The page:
SCOPE Thought Piece, Question #3: What are the cutting-edge prevention best practices that you would recommend?

Beth DeRicco, Ph.D.

For what populations?  Again, there are some similarities, but some differences as well.  This question forces a focus on the thing (prevention intervention) rather than the process. For me a critical aspect of our work is to focus on evidence informed practice.  The notion of model programs, promising practices etc. allows us to think that we can simply take a program off the shelf, as it was implemented at some other location, and implement that same initiative in our environment, cutting resources as needed depending on our situation.  Evidence informed practice terminology implies a review of evidenced practices and a process to determine how that evidence may inform the practice that you are undertaking in your environment at a given time.  Again, the process is the focus, more so that the content.  Two things that come to the forefront are a focus on pro-health behavior and a reliance on process rather than a sole focus on content-specific prevention approaches.

This entry was posted in Uncategorized. Bookmark the permalink.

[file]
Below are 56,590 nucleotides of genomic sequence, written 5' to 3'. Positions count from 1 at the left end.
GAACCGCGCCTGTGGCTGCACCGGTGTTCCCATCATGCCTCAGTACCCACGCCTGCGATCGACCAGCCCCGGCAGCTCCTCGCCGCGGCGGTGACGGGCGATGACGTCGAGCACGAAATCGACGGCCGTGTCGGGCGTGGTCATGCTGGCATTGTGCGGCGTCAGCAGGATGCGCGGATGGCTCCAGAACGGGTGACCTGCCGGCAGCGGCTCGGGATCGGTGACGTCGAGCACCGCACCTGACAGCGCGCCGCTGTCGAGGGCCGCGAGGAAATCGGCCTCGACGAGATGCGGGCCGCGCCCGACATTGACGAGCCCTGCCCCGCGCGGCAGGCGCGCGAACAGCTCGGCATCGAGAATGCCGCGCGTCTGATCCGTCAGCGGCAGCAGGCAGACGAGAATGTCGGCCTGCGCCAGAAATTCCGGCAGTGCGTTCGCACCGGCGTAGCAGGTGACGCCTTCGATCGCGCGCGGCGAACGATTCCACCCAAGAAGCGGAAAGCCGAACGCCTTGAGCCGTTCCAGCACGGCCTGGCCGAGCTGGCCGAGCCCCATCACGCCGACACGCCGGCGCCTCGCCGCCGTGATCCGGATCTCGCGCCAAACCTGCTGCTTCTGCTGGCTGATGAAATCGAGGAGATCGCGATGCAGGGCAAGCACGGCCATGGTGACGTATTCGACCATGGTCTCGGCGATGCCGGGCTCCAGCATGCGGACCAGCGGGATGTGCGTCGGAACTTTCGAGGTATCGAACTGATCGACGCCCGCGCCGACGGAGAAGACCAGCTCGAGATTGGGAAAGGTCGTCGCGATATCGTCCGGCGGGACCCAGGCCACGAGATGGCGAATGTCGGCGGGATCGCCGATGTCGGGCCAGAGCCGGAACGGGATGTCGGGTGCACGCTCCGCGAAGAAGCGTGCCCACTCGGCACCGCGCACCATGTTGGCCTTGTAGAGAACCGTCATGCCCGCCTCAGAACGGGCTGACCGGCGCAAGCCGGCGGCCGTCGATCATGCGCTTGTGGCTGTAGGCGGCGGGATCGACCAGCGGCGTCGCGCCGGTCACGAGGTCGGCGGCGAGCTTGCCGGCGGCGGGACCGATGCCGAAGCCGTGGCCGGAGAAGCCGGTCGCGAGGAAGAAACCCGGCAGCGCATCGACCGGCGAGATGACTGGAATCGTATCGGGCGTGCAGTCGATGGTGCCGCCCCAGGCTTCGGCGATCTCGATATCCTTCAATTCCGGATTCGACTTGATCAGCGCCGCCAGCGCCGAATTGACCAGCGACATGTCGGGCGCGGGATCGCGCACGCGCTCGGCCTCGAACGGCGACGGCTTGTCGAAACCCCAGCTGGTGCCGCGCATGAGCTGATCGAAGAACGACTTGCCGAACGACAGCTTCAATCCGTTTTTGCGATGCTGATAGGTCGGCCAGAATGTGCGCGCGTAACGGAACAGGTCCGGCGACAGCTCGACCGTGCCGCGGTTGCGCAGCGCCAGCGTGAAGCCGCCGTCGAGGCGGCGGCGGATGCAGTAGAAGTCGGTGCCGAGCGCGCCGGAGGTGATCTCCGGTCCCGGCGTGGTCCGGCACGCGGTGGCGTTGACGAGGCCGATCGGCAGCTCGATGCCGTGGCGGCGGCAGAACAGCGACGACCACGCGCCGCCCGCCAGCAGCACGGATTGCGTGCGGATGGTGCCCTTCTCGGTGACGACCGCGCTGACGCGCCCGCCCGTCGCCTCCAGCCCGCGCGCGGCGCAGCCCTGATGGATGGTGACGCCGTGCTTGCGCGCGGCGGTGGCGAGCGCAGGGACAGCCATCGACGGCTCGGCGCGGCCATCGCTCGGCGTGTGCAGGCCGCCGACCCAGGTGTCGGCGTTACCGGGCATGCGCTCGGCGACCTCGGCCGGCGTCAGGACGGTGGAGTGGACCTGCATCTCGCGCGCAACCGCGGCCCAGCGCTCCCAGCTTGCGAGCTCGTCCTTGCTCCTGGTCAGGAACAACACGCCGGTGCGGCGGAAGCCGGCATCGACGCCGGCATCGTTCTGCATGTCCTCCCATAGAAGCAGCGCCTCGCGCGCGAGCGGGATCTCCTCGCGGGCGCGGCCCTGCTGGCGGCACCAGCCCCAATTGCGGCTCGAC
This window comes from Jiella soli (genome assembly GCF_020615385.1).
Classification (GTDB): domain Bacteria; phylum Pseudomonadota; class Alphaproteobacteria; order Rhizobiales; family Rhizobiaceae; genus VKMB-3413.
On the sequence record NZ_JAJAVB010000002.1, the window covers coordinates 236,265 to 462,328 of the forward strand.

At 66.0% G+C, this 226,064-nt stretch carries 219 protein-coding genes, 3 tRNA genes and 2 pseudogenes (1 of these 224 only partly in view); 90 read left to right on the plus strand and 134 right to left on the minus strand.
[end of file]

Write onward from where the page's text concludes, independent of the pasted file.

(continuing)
2 Responses to SCOPE Thought Piece, Question #3: What are the cutting-edge prevention best practices that you would recommend?

  1. Beth, I don’t disagree with your comments here, I just wonder about how the insightful concept of prevention as a process can be translated onto a campus where the prevention efforts are almost always content-specific, driven by people who have responsibility not for a process but for a topic (alcohol, hazing, sexual violence, etc)? What frameworks would help to transform from a content-specific model to a process-based approach for schools and colleges?

  2. Beth says:

    I think focusing on strategic interventions that use models like media advocacy, marketing, and innovative information gathering (e.g. intercept interviews) is helpful. I also think (as Linda Langford would be quick to point out) that we need to continually highlight that both strategic interventions, which get us to prevention outcomes, as well as tactics, which are vehicles to move our efforts forward, are critical. Vehicles like coalition and task force development, community mobilization and the like are examples of tactics with a strong process orientation.

Leave a Reply

Fill in your details below or click an icon to log in: Logo

You are commenting using your account. Log Out / Change )

Twitter picture

You are commenting using your Twitter account. Log Out / Change )

Facebook photo

You are commenting using your Facebook account. Log Out / Change )

Google+ photo

You are commenting using your Google+ account. Log Out / Change )

Connecting to %s